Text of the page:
I love baking cookies, and Kurt loves finding freshly baked cookies in the kitchen. So, it was a happy day when I received a review copy of the new Dorie's Cookies book. In the introduction, Dorie mentions that she’s wanted to write a cookie book since she started working on cookbooks 25 years ago. Of course, her other books have included some cookie recipes, but this is the first devoted to nothing but cookies. The options cover the full spectrum from classics to bars to sandwich cookies, and there are even some savory options to serve with cocktails. One chapter is just for the cookies baked and sold from Beurre and Sel which was a cookie boutique she operated with her son. And, the final chapter is for Cookie Go-Alongs and Basics, and it includes ice cream to serve with cookies, ganaches and spreads to fill sandwich cookies, glazes to top cookies, and more. I started baking as quickly as I could after opening the book. There are a few recipes that call for kasha and specifically Wolff’s medium granulation kasha. I’ve cooked buckwheat groats and baked with buckwheat flour, but I was not familiar with medium granulation kasha. As promised, it is easy to find, and it adds a bit of crunch to a cookie. With buckwheat flour, the medium granulation kasha, and flaked sea salt on top, Kerrin’s Multigrain Chocolate Chip Cookies had a nutty, more complex flavor than your standard chocolate chip. And, they were Kurt-approved. I also tried the Espresso Chocolate Sables. That’s a recipe from the Beurre and Sel collection, and almost all of those cookies are intended to be baked in rings. All of these recipe suggest rolling the dough, chilling it on sheets, cutting the dough into two-inch rounds, and either baking the cookies in metal rounds if you have them or baking them in muffin tins. I went a different route and used the dough for a slice and bake technique. After forming a log of dough, I chilled it, and then cut rounds that I baked on cookie sheets. They spread just a bit, but they were still delicious with espresso flavor running through the crumbly, buttery cookies.
The third cookie recipe I tried was the Cabin-Fever Caramel Banana Bars as it’s called in the book. Dorie came up with the idea while going stir-crazy during a blizzard. But, they’re great treats for any weather. I had one little problem with this recipe, and I’ll explain how I got around it. You begin by making a quick caramel by melting butter in a saucepan with brown sugar. That mixture was transferred to the bowl of mixer and allowed to cool for about 10 minutes. Flour, salt, baking powder, baking soda, and cardamom were combined. In a separate bowl, a ripe banana was mashed with yogurt. Next, granulated sugar was added to the bowl of the mixer and mixed followed by the addition of an egg and vanilla. The banana-yogurt mixture was added, and then the dry ingredients were stirred into the batter. Chopped salted peanuts were folded in before pouring the batter into a buttered and floured eight-inch square pan. The pan went into the oven for twenty-two minutes or so. For a chocolate topping, finely chopped chocolate was to be sprinkled over the baked bars as soon as the pan came out of the oven. Then, the pan was to go back into the warm but turned-off oven for a few minutes to melt. I must not have chopped the chocolate finely enough because mine didn’t melt well enough to spread even after several minutes. The chocolate seemed to seize up and not want to move. I ended up scraping off the unmelted chocolate and starting over. I melted chocolate by itself in a bowl in the microwave and then poured it over the bars. More chopped salted peanuts were sprinkled on top, and the bars were left to cool until the chocolate set.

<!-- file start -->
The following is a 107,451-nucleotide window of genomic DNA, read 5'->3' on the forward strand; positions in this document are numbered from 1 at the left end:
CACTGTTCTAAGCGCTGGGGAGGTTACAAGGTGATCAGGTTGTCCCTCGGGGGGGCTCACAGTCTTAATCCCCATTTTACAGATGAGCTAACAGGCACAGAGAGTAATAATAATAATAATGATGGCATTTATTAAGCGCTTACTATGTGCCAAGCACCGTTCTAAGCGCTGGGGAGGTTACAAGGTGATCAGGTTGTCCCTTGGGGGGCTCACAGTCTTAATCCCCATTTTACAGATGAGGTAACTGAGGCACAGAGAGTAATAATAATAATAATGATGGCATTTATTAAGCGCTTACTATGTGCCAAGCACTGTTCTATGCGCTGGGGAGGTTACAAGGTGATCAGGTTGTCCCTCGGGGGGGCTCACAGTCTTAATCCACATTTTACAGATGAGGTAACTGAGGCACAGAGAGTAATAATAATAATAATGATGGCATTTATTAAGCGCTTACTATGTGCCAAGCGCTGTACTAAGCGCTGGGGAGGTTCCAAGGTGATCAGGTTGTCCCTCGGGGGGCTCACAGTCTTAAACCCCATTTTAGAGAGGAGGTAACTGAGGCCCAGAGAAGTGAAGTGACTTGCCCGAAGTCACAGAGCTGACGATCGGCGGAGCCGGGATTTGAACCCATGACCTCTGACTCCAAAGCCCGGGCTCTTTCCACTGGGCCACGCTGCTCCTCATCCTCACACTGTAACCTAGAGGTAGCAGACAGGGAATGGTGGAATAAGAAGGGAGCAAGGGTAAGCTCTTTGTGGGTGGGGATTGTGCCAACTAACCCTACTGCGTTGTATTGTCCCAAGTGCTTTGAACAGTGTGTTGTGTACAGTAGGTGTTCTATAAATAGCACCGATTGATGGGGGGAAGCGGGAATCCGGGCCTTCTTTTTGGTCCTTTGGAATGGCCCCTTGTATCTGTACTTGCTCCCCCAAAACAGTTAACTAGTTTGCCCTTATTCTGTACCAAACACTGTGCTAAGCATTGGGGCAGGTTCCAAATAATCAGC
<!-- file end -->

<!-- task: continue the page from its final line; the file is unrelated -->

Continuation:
Despite the small issue with the chocolate topping, I still really liked these bars. Banana, peanuts, and chocolate make a great combination. Now, I have a decision to make. What should I try next, the Snowy-Topped Brownie Drops or the White Chocolate Poppy Seed cookies?
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